Are the media free? What people said around the world

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Where do people believe that their media are free? A Gallup Poll in 133 nations around the world asked whether residents  believed journalists in their countries were free to report the news.

Worldwide, nearly two of three people said yes. But the numbers differ greatly from country to country. In Belarus, less than one of four people thought the media were free, the lowest level found in the poll. Belarus has a repressive government that persecutes journalists, according to Human Rights Watch:

Severe restrictions on freedoms of association, assembly, and media remain and the level of repression is unprecedented. ... The authorities routinely threatened the independent print media, and on several occasions blocked social media and other websites. Police arrested dozens of journalists covering pro-democracy protests in December and the later “silent” protests. For example, in May 2011 a court handed independent journalist Iryna Khalip a two-year suspended sentence on trumped-up riot charges in connection with the December protests. In May the authorities initiated closure proceedings for the independent newspapers Nasha Niva and Narodnaya Vola. Although legal proceedings were discontinued in August, both newspapers received fines for trumped-up violations of media law. In July a court convicted Andrzej Poczobut, a correspondent for the Polish newspaper Gazeta Wyborcza, for defaming Lukashenka. In his articles Poczobut called President Lukashenka a dictator. He was handed a three-year suspended sentence. In September a higher court upheld the conviction.

The Times reported last year on the tension in Belarus: "The country lives in fear and people are arrested every day on fake charges as [President Alexander] Lukashenko is preparing the nation for big political trials of the opposition leaders," editor Svetlana Kalinkina said, fearful her newspaper would be shuttered.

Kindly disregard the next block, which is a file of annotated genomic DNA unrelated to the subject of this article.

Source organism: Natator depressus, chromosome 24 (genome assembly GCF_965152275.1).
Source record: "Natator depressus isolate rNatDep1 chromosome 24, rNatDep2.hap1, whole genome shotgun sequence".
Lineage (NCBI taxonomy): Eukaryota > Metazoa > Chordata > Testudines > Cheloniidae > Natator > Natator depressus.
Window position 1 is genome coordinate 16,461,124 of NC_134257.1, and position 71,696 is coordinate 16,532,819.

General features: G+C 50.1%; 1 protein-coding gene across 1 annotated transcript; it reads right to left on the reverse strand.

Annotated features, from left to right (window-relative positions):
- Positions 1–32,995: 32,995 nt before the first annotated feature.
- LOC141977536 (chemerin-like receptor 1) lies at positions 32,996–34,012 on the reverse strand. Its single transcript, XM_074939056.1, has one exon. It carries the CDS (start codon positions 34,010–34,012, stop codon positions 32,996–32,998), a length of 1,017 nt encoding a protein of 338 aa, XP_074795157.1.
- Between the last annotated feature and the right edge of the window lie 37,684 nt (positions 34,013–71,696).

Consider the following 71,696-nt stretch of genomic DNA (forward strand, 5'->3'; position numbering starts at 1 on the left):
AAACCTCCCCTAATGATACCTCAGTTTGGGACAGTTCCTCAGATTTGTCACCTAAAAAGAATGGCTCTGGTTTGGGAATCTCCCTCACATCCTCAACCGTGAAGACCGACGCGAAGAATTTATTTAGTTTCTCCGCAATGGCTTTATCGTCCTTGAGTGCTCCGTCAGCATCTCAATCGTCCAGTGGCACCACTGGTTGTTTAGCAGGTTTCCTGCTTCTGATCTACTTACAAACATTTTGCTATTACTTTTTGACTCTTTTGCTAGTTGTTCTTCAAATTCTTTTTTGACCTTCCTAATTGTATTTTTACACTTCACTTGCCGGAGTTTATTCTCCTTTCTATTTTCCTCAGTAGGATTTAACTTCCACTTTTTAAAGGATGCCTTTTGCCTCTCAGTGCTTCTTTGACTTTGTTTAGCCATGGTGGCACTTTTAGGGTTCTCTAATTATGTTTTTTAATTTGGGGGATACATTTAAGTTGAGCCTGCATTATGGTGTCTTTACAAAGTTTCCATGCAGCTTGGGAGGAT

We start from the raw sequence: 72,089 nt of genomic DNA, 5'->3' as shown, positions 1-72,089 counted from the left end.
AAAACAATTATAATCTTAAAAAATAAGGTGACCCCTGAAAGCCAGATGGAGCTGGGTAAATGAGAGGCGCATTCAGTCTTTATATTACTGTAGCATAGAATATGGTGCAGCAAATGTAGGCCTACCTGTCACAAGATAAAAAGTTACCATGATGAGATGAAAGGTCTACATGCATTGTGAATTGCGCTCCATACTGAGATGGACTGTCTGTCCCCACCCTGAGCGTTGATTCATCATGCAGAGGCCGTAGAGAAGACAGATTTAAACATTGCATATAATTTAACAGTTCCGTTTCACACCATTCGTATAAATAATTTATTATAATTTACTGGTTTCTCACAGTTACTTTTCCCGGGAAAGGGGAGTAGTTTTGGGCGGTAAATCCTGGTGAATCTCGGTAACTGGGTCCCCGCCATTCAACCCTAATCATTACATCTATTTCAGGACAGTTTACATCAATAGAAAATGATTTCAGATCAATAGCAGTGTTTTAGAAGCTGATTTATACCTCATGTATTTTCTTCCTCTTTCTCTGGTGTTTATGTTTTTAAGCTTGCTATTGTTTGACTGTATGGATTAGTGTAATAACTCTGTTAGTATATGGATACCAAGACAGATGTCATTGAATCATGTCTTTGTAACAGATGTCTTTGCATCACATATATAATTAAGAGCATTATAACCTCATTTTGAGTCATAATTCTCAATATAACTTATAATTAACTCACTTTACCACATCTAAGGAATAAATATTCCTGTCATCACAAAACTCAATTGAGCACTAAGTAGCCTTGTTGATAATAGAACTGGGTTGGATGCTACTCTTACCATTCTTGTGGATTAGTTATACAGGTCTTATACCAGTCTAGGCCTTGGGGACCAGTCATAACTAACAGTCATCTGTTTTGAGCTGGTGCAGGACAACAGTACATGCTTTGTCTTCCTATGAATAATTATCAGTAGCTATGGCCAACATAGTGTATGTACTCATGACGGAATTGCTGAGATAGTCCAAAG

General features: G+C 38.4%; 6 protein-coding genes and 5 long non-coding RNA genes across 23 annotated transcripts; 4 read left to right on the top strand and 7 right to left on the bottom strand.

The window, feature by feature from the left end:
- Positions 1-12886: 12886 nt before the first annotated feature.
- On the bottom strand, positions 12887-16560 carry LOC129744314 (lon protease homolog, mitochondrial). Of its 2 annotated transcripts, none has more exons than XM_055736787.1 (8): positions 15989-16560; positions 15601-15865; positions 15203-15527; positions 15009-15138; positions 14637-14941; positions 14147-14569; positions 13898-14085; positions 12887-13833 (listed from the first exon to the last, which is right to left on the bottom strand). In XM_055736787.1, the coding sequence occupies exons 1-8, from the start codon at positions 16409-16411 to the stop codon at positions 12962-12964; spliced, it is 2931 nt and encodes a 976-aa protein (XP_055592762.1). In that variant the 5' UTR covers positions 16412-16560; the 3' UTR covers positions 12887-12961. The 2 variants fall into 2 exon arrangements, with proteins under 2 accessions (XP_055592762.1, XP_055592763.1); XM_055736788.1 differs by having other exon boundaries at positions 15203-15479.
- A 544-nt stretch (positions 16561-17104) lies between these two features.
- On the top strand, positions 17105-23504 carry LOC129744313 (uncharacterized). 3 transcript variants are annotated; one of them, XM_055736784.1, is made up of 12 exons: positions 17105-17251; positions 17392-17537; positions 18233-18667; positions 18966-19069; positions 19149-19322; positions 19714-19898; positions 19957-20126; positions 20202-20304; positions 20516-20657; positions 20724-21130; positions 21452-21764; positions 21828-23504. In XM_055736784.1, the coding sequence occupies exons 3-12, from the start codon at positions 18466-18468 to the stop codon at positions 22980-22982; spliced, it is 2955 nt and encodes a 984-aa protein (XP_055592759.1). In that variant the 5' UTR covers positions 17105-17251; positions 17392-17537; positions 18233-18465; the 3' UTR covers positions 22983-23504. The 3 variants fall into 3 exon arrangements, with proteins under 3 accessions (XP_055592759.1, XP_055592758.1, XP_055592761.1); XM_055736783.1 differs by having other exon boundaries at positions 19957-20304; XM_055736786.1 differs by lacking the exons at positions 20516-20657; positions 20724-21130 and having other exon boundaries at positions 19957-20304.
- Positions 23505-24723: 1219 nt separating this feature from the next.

People were also dubious of media freedom in Gabon, Armenia, Mauritania, Congo and the Palestinian territories. Their perceptions of media freedom usually matched the ratings given by Freedom House, an international free speech group; the exceptions were Botswana, Cambodia, Hong Kong, Indonesia, Kuwait and Liberia, where 80% of people or more thought the media were free but Freedom House disagreed.

In contrast, almost everyone polled in Finland and the Netherlands thought the media were free. People also were highly likely to believe that media were free in Australia, Ghana, Germany and Sweden.

Gallup created this map showing where people believe the media are free and where they don't. The darker green the country is on the map, the fewer people believe that the media are free:

Gallupmap

To see an interactive version of this map, check out the Gallup blog.

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-- Emily Alpert in Los Angeles

Photo: A Tibetan woman looks at a newspaper page Tuesday with photos of a man who immolated himself Monday during a protest in New Delhi. Credit: Altaf Qadri / Associated Press

 
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